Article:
Gene Generation, The (C, 2007) If you are motivated to watch this film for any reason besides it starring Bai Ling in leather outfits, then you and I will never understand each other. A rapidfire prologue tries to toss off some ridiculous premise about people stealing DNA and hacking it to make people die weirdly, or some other scientific mumbojumbo I wasn’t interested enough to try to dope out, yeah yeah, horseshit sci-fi-geek nonsense. Bai Ling is an assassin who targets these DNA hackers and tries to keep her degenerate gambler brother under control. The temptations of their second-rate-CGI city prove too much for him (even though he gets beaten up and peed on - yes, peed on - by loan sharks) and he steals a weird cyber-glove device that some bad guys want back, even though nobody (including the filmmakers) seem to really know exactly what it does. It’s stolen from him, though, and he has to get it back. The situation gets messy and Bai Ling has to commit lots of mayhem while BaiLing him out (heh heh, get it? yeeeah). When her brother is nearly beat to death and she’s shot and almost dies, she gets healed by a DNA hacker and continues her quest. It’s the usual lame sci-fi bullshit with the usual hackneyed sci-fi situations and too much nerd-pleasing junk for my tolerance level, but some of the actions okay (even if it borrows from The Matrix... again), and it does deliver Bai Ling in leather, which is all I was really wanting from it -- eye candy. It’s a little too dark to see her (or anything else, if you care) very well, and she has goofy geometric shapes painted on her face (so we’ll know it’s the future, because in the future that won’t look stupid. Revisit the movie in 20 years and see if everybody’s not doing it!) Junky but okay for what it is, even if it doesn’t really end so much as just trail off. Plenty of not-too-good techno music.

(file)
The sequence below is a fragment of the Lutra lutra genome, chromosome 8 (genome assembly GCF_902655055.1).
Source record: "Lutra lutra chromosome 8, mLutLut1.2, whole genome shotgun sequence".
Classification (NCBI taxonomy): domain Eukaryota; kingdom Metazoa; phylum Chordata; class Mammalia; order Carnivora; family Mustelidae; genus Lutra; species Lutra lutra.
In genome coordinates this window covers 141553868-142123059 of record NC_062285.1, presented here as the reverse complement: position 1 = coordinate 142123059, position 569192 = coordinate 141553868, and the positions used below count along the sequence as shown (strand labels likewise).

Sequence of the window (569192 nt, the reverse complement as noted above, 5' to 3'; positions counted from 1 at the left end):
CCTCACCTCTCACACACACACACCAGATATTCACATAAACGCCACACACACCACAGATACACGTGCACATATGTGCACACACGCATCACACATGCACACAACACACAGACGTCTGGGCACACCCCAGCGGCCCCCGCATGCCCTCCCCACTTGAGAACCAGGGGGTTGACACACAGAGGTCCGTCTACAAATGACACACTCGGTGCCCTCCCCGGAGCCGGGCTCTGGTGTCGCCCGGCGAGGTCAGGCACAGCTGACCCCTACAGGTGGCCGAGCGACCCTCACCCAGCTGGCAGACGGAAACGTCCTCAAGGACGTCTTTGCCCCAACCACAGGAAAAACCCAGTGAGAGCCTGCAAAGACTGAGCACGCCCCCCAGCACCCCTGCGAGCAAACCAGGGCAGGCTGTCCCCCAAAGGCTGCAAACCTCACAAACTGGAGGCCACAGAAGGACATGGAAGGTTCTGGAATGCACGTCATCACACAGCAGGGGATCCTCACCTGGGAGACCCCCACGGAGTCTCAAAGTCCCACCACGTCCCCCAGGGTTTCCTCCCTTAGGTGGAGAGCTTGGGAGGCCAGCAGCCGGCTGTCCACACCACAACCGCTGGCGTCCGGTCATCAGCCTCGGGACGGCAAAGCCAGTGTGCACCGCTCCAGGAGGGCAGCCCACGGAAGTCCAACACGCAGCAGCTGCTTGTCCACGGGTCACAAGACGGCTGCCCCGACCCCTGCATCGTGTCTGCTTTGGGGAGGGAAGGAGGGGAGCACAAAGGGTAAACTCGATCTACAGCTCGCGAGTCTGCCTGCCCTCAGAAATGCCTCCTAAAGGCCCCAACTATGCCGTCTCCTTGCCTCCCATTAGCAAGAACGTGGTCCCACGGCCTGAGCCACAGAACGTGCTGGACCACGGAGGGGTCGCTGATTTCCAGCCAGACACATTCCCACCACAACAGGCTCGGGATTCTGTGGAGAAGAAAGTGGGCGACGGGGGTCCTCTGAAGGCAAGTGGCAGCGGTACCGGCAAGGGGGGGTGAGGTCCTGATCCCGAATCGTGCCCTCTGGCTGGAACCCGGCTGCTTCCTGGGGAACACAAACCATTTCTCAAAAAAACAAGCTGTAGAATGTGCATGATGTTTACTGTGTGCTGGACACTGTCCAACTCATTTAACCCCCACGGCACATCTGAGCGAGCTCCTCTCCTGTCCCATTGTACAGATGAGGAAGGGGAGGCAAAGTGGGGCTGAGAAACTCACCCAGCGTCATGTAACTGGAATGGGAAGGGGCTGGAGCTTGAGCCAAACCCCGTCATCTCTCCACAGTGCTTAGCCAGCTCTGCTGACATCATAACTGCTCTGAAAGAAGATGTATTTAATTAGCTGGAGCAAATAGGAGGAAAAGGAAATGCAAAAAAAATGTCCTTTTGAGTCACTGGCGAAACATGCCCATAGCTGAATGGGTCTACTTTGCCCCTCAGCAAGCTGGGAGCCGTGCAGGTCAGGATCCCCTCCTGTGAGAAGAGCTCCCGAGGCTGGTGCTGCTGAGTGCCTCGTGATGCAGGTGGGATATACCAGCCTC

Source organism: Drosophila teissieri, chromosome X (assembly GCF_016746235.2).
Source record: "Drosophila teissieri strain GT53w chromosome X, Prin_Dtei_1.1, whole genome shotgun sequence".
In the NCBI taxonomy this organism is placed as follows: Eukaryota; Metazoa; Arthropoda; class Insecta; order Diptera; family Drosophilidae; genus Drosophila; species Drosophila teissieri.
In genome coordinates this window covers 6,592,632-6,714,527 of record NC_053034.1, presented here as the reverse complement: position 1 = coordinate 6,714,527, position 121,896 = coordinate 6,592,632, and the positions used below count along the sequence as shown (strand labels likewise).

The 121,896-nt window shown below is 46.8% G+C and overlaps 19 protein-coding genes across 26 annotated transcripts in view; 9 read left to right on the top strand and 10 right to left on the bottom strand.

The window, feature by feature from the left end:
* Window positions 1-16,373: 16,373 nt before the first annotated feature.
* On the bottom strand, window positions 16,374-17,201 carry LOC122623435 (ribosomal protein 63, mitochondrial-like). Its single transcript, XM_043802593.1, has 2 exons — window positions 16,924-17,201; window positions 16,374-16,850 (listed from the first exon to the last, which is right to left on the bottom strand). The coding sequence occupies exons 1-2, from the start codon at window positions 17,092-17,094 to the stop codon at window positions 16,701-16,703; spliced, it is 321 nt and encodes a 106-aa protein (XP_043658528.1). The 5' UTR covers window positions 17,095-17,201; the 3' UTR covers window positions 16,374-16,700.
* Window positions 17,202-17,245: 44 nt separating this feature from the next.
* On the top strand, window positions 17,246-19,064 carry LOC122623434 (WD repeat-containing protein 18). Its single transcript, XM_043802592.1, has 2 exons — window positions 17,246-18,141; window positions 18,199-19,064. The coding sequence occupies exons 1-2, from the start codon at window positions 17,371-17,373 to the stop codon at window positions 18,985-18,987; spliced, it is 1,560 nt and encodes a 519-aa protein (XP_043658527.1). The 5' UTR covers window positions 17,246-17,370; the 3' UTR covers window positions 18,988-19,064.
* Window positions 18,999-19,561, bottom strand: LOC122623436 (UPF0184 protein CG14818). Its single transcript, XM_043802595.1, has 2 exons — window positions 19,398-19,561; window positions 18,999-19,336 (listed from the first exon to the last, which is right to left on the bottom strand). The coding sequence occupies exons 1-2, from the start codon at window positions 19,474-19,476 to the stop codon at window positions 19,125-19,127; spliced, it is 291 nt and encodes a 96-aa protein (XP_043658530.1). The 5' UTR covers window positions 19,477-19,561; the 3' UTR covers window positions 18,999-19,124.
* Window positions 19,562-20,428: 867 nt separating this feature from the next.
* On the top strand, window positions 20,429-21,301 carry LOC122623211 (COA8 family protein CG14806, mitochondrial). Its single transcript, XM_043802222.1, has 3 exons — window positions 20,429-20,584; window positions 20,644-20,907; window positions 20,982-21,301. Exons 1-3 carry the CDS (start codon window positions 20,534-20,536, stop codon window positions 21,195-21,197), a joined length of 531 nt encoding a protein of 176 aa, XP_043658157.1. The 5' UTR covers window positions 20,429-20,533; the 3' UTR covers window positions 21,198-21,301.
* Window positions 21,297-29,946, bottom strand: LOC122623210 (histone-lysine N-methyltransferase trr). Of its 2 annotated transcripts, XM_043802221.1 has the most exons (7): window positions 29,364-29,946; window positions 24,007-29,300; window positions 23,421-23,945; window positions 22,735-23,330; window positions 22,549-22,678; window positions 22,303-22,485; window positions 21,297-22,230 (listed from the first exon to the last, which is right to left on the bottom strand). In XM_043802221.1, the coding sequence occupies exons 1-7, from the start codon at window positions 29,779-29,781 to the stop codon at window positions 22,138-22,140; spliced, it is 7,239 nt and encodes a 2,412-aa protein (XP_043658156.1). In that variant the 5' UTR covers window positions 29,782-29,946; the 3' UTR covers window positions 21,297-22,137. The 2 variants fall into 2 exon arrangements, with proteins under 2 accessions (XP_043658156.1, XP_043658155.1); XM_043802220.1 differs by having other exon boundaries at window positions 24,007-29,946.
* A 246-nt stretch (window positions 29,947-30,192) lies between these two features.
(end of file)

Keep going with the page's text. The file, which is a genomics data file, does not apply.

This is pretty sad, but it's footage so what the hell...
What a flirt. She makes me like bangs... :) "I am from the moon!"